Gutter and Downspout Maintenance
Clean, efficient gutters and downspouts are essential to keeping water channeled away from your roof, walls, foundation and landscape. Experts generally recommend cleaning your gutters twice a year in the spring and fall. If you have a lot of trees (especially pines) near your home you may need to clean gutters more often.
Letting leaves and debris pile up can damage your roof as well as your fascia and gutters. The excess weight of debris and standing water can cause them to sag and pull away.
It is also important to check that the gutters are sloped toward the downspout and the downspouts drain away from the foundation. You may need to add an extension or a splash block for added protection to divert the runoff. If you shop around for splash blocks, you will find many choices such as sculptured/decorative stone, aluminum, concrete, and plastic.
If you are able to clean the gutters safely yourself, a ladder on firm, secure ground is best. It can be dangerous attempting maintenance from on top of the roof. If your home is on a hillside or too tall to access with a ladder, consult a professional.
To get started, clean leaves and debris from the downspout end first, and work away to the other end. Check with your local home improvement store for hose attachments made specifically for gutter cleaning. If your downspout is clogged, check the downspout strainer(s) and be sure it is clear. Check your gutter for leaks by running a hose with water. If your gutter has leaks, first be sure the seam/connection is tight and seal the joints with gutter sealant. Use the proper product for your gutter material, whether aluminum, fiberglass or other. Once cleaned and repaired, you may want to use one of the many products available to help keep them free of debris. One option is to install gutter covers. There are many types, including screens, grates and foam. Look online to research products and installation instructions.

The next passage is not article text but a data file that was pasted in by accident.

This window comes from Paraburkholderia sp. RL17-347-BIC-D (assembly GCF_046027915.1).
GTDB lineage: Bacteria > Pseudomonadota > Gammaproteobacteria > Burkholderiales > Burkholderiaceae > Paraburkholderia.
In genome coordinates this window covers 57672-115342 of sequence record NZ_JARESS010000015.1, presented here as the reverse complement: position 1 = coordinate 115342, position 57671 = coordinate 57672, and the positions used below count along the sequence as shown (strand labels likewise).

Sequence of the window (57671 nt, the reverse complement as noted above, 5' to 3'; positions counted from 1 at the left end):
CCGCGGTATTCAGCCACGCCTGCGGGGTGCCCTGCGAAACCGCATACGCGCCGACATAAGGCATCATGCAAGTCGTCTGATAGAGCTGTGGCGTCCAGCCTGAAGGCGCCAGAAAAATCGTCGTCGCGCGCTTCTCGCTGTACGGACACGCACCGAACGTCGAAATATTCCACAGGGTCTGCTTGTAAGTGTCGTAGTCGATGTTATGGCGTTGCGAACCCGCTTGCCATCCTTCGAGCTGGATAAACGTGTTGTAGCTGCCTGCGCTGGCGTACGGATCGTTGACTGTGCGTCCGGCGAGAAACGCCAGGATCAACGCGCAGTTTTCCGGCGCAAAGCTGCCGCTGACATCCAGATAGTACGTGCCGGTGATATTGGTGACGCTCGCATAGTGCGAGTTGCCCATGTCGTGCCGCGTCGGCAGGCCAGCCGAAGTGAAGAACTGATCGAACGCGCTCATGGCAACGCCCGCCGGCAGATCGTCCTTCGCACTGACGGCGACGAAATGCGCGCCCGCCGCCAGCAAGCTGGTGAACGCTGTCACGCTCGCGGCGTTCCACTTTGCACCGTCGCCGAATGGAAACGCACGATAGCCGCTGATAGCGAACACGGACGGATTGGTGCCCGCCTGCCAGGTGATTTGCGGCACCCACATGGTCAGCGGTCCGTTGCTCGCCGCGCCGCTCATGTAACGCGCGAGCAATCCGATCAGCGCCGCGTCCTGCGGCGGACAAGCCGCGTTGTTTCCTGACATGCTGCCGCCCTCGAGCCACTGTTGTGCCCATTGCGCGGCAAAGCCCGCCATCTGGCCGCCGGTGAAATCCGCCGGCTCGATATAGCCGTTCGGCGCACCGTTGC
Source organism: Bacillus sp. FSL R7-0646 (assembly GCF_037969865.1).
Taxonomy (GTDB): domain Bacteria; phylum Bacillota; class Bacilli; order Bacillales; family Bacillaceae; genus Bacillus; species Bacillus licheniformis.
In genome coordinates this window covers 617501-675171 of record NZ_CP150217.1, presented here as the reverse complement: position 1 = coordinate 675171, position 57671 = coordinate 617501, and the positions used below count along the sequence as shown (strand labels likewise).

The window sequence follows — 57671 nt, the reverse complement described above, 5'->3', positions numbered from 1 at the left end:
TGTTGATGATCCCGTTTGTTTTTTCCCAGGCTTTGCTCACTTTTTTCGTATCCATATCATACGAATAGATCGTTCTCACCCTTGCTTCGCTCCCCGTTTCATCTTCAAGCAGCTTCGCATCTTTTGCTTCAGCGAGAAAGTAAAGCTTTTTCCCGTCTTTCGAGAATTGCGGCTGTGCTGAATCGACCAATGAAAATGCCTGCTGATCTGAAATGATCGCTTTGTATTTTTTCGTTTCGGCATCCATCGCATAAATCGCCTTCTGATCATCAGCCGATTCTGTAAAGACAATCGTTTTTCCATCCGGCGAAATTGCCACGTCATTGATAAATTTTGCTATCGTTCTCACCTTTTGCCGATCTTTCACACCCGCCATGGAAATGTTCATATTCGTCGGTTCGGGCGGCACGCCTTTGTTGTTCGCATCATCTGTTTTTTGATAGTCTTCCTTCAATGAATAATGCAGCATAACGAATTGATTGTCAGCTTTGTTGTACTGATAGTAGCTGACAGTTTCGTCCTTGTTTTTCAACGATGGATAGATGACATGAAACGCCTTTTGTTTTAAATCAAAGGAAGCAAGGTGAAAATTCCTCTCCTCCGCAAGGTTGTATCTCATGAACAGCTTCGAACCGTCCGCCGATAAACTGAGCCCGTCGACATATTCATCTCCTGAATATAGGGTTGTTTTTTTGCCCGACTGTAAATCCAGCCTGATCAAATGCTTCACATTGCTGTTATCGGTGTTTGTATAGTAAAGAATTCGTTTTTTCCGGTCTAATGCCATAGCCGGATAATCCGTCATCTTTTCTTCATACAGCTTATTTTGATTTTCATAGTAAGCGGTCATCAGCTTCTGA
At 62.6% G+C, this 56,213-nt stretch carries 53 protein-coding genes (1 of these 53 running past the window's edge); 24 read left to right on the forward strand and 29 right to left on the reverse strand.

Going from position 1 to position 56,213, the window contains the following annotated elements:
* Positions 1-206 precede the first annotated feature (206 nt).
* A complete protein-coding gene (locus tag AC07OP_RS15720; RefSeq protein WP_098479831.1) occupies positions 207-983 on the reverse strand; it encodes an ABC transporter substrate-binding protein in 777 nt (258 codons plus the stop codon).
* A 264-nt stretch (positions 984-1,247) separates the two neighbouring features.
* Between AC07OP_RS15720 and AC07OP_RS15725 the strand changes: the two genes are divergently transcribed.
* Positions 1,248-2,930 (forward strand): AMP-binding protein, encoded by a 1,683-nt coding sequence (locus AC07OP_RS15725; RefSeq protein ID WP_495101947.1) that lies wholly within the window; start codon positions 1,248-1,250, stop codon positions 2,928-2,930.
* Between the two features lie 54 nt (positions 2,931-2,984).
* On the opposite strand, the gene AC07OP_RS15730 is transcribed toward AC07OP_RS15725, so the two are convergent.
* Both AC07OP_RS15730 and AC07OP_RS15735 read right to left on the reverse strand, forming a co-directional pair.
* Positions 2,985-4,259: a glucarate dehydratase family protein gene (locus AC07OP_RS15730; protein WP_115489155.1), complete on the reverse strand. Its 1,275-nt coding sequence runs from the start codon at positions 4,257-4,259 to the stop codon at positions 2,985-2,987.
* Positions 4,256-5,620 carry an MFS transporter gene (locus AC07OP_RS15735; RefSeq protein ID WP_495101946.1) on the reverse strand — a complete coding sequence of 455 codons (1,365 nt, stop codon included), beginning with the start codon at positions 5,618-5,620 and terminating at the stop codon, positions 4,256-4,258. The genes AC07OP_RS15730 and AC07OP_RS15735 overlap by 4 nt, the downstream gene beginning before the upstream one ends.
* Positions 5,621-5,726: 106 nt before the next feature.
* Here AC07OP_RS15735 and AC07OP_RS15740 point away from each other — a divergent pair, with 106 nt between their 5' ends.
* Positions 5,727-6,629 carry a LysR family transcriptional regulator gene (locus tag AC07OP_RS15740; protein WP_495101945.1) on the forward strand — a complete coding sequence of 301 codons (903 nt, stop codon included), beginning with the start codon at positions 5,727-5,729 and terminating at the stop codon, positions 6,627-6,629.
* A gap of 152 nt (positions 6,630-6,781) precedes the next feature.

There’s nothing quite like the loud pinging sound of a noisy downspout in the middle of the night. Generally this sound comes from the elbow, or bend, in the downspout. When the dripping water hits a hard surface it can amplify it to an annoying level.
There are a few do-it-yourself fixes you can try (no guarantees!).
- Attach a piece of 1/4” or 3/8” poly rope inside the downspout. The rope can channel the water and eliminate the excessive sound.
- Attach a scrubbing sponge (or look for gutter sponges online) to the inside of the downspout where the water hits the elbow. This should soften or eliminate the sound.
- Try a decorative downspout such as a “rain chain.” Shop around for a style that complements the design of your home.